Use of one class of antidepressant drugs, the SSRIs (selective serotonin reuptake inhibitors), may be associated with severe violence in a small number of individuals say the authors of paper published in PLoS Medicine.
David Healy and David Menkes from Cardiff University, and Andrew Herxheimer from the UK Cochrane Centre, used a variety of sources to look at this association.
The sources used were data on paroxetine presented to the UK Committee on Safety of Medicines Expert Working Group by its maker, GlaxoSmithKline; data from United Kingdom Drug Safety Research Unit (DSRU) prescription-event monitoring studies on paroxetine and fluoxetine; legal cases in which the authors have given evidence; and e-mails from 1,374 patients in response to a BBC TV Panorama programme on paroxetine broadcast in 2002.
The association of antidepressant use and self directed violence, such as suicide, is not new. The authors note that “Some regulators, such as the Canadian regulators, have also referred to risks of treatment-induced activation leading to both self-harm and harm to others” and the “United States labels for all antidepressants as of August 2004 note that ‘anxiety, agitation, panic attacks, insomnia, irritability, hostility, aggressiveness, impulsivity, akathisia (psychomotor restlessness), hypomania, and mania have been reported in adult and pediatric patients being treated with antidepressants for major depressive disorder as well as for other indications, both psychiatric and nonpsychiatric’”.
The current paper in PLoS Medicine focuses on the SSRIs, which are claimed to correct a chemical imbalance in the brain involving a lack of serotonin. Of the SSRIs, paroxetine was primarily studied for two reasons. First, the authors had better access to information about illustrative medico-legal cases for this drug than for other antidepressants. Second, the manufacturer of paroxetine, GlaxoSmithKline, has submitted data on “hostile” episodes associated with paroxetine to the British regulatory authorities.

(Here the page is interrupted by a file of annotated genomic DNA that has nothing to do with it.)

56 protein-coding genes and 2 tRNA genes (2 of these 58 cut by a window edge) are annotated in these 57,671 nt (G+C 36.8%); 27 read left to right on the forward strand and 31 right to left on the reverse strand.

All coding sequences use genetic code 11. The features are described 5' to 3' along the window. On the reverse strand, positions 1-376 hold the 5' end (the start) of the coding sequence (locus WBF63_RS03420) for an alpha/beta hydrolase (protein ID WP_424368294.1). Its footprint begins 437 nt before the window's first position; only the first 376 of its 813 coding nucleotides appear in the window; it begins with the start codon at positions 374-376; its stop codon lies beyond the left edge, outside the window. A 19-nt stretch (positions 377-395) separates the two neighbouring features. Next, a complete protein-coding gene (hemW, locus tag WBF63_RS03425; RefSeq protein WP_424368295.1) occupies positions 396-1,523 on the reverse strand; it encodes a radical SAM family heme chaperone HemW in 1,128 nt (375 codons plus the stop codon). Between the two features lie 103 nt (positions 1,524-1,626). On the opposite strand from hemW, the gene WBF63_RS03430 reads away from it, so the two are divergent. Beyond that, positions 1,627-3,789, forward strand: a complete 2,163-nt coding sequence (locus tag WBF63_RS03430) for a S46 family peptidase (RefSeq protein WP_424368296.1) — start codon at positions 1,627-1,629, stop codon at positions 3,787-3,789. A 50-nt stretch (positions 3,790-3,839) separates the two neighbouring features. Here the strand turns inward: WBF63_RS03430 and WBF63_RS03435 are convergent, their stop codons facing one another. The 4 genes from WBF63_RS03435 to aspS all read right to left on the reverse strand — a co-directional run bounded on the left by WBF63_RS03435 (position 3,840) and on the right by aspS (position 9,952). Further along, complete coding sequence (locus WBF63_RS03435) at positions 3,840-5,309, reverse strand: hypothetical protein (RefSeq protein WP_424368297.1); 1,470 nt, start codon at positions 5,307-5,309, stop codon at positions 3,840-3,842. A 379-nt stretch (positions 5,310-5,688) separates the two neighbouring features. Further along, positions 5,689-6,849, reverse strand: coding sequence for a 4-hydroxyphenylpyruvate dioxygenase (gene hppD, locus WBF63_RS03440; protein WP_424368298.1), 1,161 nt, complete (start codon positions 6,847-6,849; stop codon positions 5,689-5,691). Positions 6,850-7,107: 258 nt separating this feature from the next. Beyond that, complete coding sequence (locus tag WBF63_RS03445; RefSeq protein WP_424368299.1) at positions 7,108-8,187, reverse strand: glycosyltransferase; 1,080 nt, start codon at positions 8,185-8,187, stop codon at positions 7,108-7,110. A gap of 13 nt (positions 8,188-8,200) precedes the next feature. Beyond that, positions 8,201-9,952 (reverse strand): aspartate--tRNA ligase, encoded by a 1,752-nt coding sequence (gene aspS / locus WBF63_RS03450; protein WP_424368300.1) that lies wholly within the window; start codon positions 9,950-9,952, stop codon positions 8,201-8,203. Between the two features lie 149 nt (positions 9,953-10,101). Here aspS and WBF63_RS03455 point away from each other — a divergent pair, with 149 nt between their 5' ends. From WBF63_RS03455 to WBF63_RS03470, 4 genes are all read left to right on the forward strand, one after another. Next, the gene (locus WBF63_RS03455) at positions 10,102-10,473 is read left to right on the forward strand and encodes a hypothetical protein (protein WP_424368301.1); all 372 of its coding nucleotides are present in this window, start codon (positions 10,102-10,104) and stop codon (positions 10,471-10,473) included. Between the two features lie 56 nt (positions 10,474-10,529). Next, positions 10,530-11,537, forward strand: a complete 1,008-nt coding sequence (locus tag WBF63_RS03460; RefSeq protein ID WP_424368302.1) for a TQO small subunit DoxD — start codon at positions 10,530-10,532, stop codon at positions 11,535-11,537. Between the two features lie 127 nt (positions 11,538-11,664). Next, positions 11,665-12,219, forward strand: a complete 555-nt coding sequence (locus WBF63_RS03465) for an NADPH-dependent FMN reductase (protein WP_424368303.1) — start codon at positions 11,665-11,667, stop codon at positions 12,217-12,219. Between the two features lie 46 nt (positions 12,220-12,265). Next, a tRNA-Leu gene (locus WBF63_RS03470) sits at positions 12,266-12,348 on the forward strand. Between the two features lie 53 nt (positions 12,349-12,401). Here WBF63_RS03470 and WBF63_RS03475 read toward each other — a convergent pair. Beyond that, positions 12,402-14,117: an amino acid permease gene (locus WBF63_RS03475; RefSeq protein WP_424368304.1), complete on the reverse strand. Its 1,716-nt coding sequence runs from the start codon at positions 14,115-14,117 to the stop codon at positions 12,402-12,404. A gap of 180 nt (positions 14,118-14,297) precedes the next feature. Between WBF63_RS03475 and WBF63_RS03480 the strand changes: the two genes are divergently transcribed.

A summary of placebo controlled trials in children and adults showed that 60 of 9219 (0.65%) patients given paroxetine, compared with 20 of 6,455 given placebo (0.31%) had what was called a “hostility event”.
In their submissions to the Committee on Safety of Medicines Expert Working Group, GlaxoSmithKline reported 44 hostile events in 11,491 patients taking paroxetine in trials comparing paroxetine with other antidepressants (i.e. 0.38% of all patients taking paroxetine experienced a hostile event). In a subset of trials comparing paroxetine with another SSRI, there were 16 hostile events among all 2,418 patients taking paroxetine (0.66%). In healthy volunteer studies, in which paroxetine was given to people who were healthy, hostile events occurred in three of 271 (1.1%) volunteers taking paroxetine, compared with zero in 138 taking placebo. GlaxoSmithKline ascribed these episodes in the healthy volunteers to the fact that the volunteers were confined in a clinical trials centre, although this applied to both the volunteers taking paroxetine and those taking placebo. One other healthy volunteer study had previously reported aggressive behaviour in one volunteer taking sertraline.
In adverse drug event monitoring there were violent events in 56 of 13,741 (0.41%) patients taking paroxetine and 60 in 12,692 patients (0.47%) taking fluoxetine. In the emails from 1,374 patients after the BBC programme the authors report that “Many linked emotional storms and thoughts and acts of violence or self-harm to paroxetine”. Finally, the authors describe 9 illustrative medico legal cases in which they have been involved.
After reviewing the possible mechanisms for the violence associated with SSRIs, the authors conclude that: “The new issues highlighted by these cases need urgent examination jointly by jurists and psychiatrists in all countries where antidepressants are widely used.” However, they caution that “In practice, clinicians need to be aware of the issues, but serious violence on antidepressants is likely to be very rare. When violence is a suspected outcome, every case has to be considered carefully, on the principle that individuals are responsible for their conduct, unless there is clear evidence of compromised function that cannot be otherwise explained.”
Revision date: July 9, 2011
Last revised: by David A. Scott, M.D.